Friday, 2 November 2007

Guest Blogger: Patient Education - it's an interactive process

My name is Miranda Dodwell and I am delighted to be asked by Donal to be his first guest blogger. I was diagnosed with polycystic kidney disease nearly 25 years ago and had a live donor transplant about 18 months ago which has been very successful.

I’m quite new to being a renal patient representative, but have been a ‘service user representative’ in maternity services for some years. Interestingly maternity services don’t have ‘patients’ and I have found it quite difficult to become one myself!

The year before my transplant felt very difficult. Taking a lot of medication; coming to terms with being seriously ill; adjusting my lifestyle to cope; and looking after my children and all their fears for me were just some of the issues. But it was probably no harder for me than for anyone else in the same situation.

And so many questions! What would life be like after a transplant? Was I doing the right thing? What if my donor fell through? Would I need dialysis? How would that be? Again, I’m sure I wasn’t the only one in that situation - but it felt like that. I was wonderfully supported by friends and family and my lovely consultant (who put up with quite a lot from me) but no-one could really understand what it was like.

At the time I was working as a childbirth educator, teaching antenatal classes for the National Childbirth Trust (NCT). These classes were groups of pregnant women meeting up each week to learn about pregnancy, childbirth and living with a new baby, and to understand decisions they might have to make. I offered them different learning activities; games, work in small groups, discussions, practical skills and brainstorming sessions. The classes drew on the participants’ own knowledge, experiences and feelings, and I was there to facilitate that learning process and share what I knew when appropriate. Over the sessions, the groups would bond and become an important support network for each other. Some of the discussions were difficult, like talking about losing a baby, but it was a safe environment for people to talk about their worst fears and also their greatest hopes. The women came out of the classes confident and empowered.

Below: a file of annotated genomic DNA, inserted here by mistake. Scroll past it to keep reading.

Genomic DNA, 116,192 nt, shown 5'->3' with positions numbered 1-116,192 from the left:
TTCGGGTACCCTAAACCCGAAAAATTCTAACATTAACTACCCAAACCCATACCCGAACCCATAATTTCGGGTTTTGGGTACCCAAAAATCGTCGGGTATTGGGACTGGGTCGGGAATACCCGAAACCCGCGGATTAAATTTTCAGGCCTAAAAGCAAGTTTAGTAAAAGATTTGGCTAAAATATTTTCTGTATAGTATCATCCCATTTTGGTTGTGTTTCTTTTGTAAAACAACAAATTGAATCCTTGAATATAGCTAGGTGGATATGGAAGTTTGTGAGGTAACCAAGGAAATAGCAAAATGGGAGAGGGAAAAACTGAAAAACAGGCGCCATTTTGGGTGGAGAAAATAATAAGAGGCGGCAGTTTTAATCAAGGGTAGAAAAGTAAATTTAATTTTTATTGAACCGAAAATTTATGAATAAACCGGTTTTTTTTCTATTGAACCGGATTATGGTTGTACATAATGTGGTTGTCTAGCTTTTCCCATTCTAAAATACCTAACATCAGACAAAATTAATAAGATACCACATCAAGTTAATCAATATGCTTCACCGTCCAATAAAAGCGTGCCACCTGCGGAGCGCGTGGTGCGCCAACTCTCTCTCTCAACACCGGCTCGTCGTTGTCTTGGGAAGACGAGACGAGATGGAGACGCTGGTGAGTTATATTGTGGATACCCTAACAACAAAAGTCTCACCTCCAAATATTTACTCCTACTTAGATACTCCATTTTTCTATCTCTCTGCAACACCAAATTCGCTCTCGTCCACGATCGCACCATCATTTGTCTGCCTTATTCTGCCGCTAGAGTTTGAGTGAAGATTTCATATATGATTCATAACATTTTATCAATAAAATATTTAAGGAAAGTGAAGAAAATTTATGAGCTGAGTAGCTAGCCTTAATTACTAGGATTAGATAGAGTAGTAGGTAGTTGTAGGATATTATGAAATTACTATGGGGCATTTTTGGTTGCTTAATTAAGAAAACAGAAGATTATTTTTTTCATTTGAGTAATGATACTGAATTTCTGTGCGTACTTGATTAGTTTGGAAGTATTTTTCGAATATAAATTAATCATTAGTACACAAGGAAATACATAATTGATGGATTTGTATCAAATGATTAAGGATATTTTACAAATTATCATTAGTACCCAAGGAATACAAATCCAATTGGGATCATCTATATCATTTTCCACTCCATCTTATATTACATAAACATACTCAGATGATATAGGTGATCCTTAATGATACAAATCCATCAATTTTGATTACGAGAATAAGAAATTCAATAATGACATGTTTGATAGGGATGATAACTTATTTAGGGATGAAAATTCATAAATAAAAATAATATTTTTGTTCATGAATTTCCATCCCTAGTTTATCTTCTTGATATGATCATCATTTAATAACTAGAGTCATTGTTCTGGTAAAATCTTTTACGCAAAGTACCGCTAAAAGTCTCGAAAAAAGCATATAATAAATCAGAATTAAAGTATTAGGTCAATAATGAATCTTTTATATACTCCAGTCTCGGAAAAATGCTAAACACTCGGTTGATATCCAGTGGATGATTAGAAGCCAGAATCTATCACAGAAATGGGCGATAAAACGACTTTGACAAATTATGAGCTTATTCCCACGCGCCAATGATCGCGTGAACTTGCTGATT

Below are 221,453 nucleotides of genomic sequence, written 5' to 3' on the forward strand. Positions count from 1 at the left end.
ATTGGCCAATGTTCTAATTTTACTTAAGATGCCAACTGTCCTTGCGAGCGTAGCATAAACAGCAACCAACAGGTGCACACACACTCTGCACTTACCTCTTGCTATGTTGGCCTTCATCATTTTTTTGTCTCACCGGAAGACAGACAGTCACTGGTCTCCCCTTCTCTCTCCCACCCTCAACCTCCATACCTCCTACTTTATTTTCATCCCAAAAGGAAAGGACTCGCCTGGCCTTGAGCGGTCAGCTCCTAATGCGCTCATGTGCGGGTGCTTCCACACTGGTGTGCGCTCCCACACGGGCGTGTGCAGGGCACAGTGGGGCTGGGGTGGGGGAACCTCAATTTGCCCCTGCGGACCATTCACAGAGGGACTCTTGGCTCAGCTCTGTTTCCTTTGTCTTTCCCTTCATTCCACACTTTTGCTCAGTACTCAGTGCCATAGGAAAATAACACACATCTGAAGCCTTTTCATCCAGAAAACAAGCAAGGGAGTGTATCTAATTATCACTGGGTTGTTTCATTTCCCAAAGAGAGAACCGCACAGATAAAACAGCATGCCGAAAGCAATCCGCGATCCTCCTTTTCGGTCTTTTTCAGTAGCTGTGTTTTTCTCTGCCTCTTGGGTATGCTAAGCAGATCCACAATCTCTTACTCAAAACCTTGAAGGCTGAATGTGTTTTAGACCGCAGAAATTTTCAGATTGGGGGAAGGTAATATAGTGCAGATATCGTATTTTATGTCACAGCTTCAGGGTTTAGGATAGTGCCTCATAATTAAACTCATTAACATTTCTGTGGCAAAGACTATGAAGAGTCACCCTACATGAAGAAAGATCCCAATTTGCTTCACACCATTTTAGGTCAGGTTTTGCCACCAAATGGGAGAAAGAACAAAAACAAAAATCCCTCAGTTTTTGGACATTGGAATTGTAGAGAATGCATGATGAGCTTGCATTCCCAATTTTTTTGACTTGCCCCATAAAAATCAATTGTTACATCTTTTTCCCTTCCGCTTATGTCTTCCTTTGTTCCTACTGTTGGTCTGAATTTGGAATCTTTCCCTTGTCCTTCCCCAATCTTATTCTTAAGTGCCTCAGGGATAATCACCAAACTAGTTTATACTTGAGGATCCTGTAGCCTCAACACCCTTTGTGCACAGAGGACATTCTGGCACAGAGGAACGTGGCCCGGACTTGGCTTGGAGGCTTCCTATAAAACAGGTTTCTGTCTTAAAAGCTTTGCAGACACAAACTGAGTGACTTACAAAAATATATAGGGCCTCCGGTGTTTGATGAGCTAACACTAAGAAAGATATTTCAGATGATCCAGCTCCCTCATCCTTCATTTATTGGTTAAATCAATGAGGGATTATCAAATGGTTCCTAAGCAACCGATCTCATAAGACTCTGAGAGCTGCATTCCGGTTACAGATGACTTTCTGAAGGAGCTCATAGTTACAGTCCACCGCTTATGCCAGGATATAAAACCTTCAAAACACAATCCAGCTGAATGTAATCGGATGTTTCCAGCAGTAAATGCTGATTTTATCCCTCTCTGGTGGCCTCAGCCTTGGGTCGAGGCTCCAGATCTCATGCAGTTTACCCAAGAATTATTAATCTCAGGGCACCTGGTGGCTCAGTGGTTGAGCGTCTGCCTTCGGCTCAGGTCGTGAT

I couldn’t help but draw parallels with my own needs as a ‘kidney patient’. I wanted a place like that, where I could go and have my questions answered by someone who could listen and understand. I wanted to meet other people in the same position as me and find out what they knew and how they coped. I wanted to know what all my options were, and how they related to me personally, not just watch some DVD at home by myself.

This idea of having ‘renal replacement therapy preparation classes’ has been in the back of my mind ever since. As luck would have it, I met Donal recently. We fell into discussing the education of pre-dialysis patients and I was able to suggest this to him. I’m now looking at implementing this at my local hospital. If it works out, maybe Donal will let me borrow his blog again, and I can let you know!

Miranda Dodwell
Patient Representative